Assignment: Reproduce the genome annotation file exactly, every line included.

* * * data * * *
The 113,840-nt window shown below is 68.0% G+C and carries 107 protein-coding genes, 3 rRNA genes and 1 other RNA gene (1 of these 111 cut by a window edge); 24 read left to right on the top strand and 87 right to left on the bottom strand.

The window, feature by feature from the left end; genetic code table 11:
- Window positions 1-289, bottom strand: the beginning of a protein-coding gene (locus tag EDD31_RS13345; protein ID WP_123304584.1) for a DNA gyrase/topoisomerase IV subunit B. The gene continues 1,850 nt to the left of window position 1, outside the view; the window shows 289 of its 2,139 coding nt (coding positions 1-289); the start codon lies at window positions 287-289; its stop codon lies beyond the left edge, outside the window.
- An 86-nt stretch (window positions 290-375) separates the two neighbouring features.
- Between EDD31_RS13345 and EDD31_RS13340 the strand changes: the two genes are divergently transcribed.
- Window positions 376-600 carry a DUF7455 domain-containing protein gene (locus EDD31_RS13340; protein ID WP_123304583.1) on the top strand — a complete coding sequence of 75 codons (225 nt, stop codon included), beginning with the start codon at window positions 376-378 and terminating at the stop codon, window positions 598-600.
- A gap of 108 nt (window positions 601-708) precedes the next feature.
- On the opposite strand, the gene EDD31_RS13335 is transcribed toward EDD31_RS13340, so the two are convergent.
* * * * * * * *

The 113,840-nt window shown below is 68.0% G+C and carries 107 protein-coding genes, 3 rRNA genes and 1 other RNA gene (1 of these 111 cut by a window edge); 24 read left to right on the top strand and 87 right to left on the bottom strand.

The window, feature by feature from the left end; genetic code table 11:
- Window positions 1-289, bottom strand: the beginning of a protein-coding gene (locus tag EDD31_RS13345; protein ID WP_123304584.1) for a DNA gyrase/topoisomerase IV subunit B. The gene continues 1,850 nt to the left of window position 1, outside the view; the window shows 289 of its 2,139 coding nt (coding positions 1-289); the start codon lies at window positions 287-289; its stop codon lies beyond the left edge, outside the window.
- An 86-nt stretch (window positions 290-375) separates the two neighbouring features.
- Between EDD31_RS13345 and EDD31_RS13340 the strand changes: the two genes are divergently transcribed.
- Window positions 376-600 carry a DUF7455 domain-containing protein gene (locus EDD31_RS13340; protein ID WP_123304583.1) on the top strand — a complete coding sequence of 75 codons (225 nt, stop codon included), beginning with the start codon at window positions 376-378 and terminating at the stop codon, window positions 598-600.
- A gap of 108 nt (window positions 601-708) precedes the next feature.
- On the opposite strand, the gene EDD31_RS13335 is transcribed toward EDD31_RS13340, so the two are convergent.